Earlier this month, SEO watchdog Search Engine Land released their 2015 updated SEO ‘periodic table’, the third edition since the table began.
The idea behind it is to give SEOs a highly visual guide, indicating the shifting tides (and occasional tidal waves!) in the industry year on year – a valuable tool for a job which can often become bogged down in data and code.
With 200 ranking factors it’s a job in itself to keep up to date with Google’s processes, and nigh impossible to understand the weighting of each factor and its relationship to the other 199. But what the periodic table does is to simplify SEO into important elements – more holistically than algorithms – and place them in terms of their impact (+1 to +3, -1 to -3). Seven categories from site architecture to social media produce thirty-seven distinct factors which range from crawlability to duplicate content.
Changes to the table: SEO in 2015
In terms of what to prioritise, what to avoid, and what to downright forbid, the table shows the factors that should be a focus – for reasons good and bad – in 2015.
The table saw three brand new elements in 2015, showing the rapid changes in SEO as Google seeks to evolve its offering and market dominance. These new factors are born from the following changes we’ve seen in recent months:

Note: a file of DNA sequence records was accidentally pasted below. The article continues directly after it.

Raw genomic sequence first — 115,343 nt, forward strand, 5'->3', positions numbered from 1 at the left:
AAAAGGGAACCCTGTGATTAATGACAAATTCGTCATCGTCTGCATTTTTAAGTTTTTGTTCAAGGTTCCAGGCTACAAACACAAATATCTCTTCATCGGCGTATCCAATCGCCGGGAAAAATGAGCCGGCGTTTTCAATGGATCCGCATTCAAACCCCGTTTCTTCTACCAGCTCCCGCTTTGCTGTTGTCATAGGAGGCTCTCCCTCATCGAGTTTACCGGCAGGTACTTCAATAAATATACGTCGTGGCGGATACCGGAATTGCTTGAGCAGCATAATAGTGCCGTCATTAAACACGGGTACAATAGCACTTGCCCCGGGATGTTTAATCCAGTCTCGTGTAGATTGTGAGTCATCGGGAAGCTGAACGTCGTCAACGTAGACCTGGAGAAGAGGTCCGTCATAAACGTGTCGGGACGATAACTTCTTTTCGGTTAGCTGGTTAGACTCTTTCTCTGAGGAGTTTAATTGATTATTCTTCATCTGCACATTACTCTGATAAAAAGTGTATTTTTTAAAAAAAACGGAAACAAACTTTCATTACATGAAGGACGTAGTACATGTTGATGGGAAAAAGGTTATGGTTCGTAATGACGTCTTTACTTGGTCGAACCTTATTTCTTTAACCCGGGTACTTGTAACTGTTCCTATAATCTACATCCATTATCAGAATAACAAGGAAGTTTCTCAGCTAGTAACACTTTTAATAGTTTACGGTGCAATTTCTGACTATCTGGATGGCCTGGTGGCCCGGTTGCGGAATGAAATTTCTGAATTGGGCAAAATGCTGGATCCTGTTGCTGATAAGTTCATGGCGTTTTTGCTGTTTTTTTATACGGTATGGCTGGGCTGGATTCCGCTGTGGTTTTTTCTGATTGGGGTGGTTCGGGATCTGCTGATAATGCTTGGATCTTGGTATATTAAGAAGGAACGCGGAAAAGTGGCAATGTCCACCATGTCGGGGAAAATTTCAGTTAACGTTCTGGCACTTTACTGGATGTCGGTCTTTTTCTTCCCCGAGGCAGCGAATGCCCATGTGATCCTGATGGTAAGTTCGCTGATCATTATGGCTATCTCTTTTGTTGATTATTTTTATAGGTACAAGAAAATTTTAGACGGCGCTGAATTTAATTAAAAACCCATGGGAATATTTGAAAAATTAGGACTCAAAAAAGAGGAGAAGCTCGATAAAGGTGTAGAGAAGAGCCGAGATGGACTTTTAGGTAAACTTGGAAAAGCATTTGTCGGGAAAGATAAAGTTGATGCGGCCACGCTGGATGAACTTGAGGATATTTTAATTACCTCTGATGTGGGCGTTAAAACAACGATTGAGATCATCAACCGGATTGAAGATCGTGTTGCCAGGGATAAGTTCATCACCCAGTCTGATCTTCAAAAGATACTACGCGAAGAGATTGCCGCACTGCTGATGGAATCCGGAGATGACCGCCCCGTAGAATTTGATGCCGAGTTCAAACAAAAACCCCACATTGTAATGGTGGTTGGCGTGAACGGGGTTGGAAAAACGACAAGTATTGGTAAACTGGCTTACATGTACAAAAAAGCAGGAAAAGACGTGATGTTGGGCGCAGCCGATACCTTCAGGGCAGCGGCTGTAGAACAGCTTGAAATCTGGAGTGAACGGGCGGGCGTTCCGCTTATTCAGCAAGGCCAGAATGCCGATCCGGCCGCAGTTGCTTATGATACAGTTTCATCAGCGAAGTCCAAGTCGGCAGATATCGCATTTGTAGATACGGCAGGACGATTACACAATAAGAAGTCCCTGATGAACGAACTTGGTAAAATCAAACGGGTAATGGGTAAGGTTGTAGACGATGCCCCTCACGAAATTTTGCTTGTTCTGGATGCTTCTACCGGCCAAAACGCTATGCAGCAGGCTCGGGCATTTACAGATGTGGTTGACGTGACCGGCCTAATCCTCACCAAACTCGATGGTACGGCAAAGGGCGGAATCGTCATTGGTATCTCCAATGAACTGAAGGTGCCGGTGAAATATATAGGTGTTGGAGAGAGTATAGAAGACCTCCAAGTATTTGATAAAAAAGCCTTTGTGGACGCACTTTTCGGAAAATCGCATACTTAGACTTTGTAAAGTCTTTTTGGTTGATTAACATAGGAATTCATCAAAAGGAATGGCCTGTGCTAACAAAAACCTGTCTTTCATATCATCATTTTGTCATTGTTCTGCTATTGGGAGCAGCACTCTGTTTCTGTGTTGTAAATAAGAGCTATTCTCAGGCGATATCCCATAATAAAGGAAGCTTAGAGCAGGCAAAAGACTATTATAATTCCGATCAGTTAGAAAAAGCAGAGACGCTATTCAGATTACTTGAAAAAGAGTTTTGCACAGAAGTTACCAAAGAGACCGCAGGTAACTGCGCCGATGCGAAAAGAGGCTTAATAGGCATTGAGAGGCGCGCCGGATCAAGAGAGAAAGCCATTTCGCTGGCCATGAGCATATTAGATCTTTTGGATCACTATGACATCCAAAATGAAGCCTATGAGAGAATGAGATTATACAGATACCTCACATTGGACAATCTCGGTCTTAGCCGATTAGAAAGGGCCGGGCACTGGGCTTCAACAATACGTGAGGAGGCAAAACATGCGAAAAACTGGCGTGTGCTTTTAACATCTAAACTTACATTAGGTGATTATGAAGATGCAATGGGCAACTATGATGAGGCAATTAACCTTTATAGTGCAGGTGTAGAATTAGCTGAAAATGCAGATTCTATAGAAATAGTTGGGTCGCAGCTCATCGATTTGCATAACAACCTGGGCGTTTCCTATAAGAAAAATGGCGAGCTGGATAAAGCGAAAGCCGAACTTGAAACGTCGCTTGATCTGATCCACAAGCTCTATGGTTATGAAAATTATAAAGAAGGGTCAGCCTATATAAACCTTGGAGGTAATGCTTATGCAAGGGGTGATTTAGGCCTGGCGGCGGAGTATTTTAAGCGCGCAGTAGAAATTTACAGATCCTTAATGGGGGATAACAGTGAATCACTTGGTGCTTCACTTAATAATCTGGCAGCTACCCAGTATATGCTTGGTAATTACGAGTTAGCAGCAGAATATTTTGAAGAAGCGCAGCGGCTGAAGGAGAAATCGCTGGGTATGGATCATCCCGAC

• Richer SERPs – video, images, news, and now even tweets appear in search results (depending on search terms and location), so it comes as no surprise that vertical search (Cv) has been added to the periodic table with an impressive starting impact grade of +2. Getting on board with Google’s changing trends is a bad thing, said no SEO – ever.
• Direct answers – linked to the diversification of SERP results is direct answers (Ca). SEOs are divided on the impact of direct answers: will they hinder traffic? Does site authority and trust increase if you are considered a direct answer-worthy source? Time will no doubt tell, but it’s clear that with a box at the very top of search results that they are a force to be reckoned with.
• HTTPS – secure connections were outright confirmed by Google themselves to have SEO benefits in August 2014. Whilst HTTPS (Ah) remains a relatively unexplored due to complexities of migrating to an HTTPS site, they enter the periodic table with a +1 impact grade. At the moment, the padlock icon on tabs, signalling an encoded HTTPS site, is fairly rare. Watch this space…
The most obvious one is the increased importance of optimising for mobile search since the update in April, meaning that websites not considering the UX of their mobile users will lose out in rankings.
Targeting is becoming an ever more important theme with consistent +3s. Knowing your audience, and therefore the purpose of your digital channels, is vital to your business but also now vital to Google. From setting your target country and language to geo-specific SEO, localisation is gaining weight.
Factors like content, titles and links remain steady, despite concern that links may have numbered days. Link spam is now well and truly an SEO’s kryptonite, advancing to a glaring -3.
How to use the SEO periodic table
Whilst the table provides little technical insight and zero practical tips, it’s pinned on my wall as a daily reminder of the direction we should be heading in, and how to prioritise my time. Clients with smaller budgets can see which activities they can afford to do on a less regular basis, and those which should be seen as run of the mill maintenance.
If anything, it makes a complex task feel a whole world more manageable, and who ever complains about a bit of colour coding?
Find Search Engine Land’s full report on the 2015 table here.